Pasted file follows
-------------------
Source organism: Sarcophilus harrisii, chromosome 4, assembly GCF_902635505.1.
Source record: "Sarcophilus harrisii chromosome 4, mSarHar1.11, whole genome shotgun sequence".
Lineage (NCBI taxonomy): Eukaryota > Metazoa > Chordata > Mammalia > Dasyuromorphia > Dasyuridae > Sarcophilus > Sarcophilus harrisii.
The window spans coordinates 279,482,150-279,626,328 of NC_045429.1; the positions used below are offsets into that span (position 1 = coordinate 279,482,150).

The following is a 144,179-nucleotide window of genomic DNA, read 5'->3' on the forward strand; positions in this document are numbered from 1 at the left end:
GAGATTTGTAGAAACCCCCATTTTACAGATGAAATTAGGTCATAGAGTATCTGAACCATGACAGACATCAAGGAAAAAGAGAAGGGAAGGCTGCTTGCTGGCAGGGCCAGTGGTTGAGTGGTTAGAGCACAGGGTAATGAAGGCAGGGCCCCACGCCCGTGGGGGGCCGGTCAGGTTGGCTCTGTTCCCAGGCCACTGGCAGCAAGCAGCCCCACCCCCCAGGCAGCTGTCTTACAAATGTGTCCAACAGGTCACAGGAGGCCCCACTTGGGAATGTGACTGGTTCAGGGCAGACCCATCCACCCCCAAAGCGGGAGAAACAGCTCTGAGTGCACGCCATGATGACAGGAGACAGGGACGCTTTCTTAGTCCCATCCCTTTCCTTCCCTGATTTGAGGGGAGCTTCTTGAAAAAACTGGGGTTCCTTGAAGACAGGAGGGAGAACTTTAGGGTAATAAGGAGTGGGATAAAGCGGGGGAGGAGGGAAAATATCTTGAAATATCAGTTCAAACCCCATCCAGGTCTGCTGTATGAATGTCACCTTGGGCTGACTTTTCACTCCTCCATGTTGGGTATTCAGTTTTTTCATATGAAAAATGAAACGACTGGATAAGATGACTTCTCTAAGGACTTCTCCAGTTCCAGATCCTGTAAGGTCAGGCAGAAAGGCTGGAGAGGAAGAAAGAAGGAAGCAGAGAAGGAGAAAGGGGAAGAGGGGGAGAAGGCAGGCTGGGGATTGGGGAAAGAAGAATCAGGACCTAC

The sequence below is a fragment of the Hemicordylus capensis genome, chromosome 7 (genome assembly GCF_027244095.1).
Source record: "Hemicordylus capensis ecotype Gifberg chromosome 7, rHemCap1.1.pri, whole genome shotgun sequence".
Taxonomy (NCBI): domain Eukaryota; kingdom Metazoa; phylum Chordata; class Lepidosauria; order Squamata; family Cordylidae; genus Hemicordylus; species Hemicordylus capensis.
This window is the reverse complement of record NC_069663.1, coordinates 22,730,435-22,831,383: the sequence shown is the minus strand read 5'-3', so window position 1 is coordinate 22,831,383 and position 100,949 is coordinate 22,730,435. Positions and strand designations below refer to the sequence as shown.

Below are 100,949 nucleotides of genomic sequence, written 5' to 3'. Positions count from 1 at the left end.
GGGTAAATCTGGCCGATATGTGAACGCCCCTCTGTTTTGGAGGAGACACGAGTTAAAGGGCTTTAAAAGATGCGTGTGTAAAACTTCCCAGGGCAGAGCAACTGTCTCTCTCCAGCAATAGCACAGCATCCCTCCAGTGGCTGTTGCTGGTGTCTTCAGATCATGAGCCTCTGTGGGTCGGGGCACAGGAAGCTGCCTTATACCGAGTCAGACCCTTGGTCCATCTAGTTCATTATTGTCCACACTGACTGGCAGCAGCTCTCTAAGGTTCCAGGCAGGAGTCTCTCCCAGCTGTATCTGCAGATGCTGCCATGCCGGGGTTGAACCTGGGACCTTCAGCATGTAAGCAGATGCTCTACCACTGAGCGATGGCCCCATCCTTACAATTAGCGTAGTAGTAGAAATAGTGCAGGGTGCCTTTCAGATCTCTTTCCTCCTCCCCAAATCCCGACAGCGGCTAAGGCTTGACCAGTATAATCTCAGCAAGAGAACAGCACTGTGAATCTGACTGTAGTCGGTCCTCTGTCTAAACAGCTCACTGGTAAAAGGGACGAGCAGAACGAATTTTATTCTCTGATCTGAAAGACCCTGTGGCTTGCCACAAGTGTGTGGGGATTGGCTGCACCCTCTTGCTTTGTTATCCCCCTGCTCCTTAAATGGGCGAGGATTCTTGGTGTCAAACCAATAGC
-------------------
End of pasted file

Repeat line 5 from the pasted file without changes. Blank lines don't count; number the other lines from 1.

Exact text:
The following is a 144,179-nucleotide window of genomic DNA, read 5'->3' on the forward strand; positions in this document are numbered from 1 at the left end: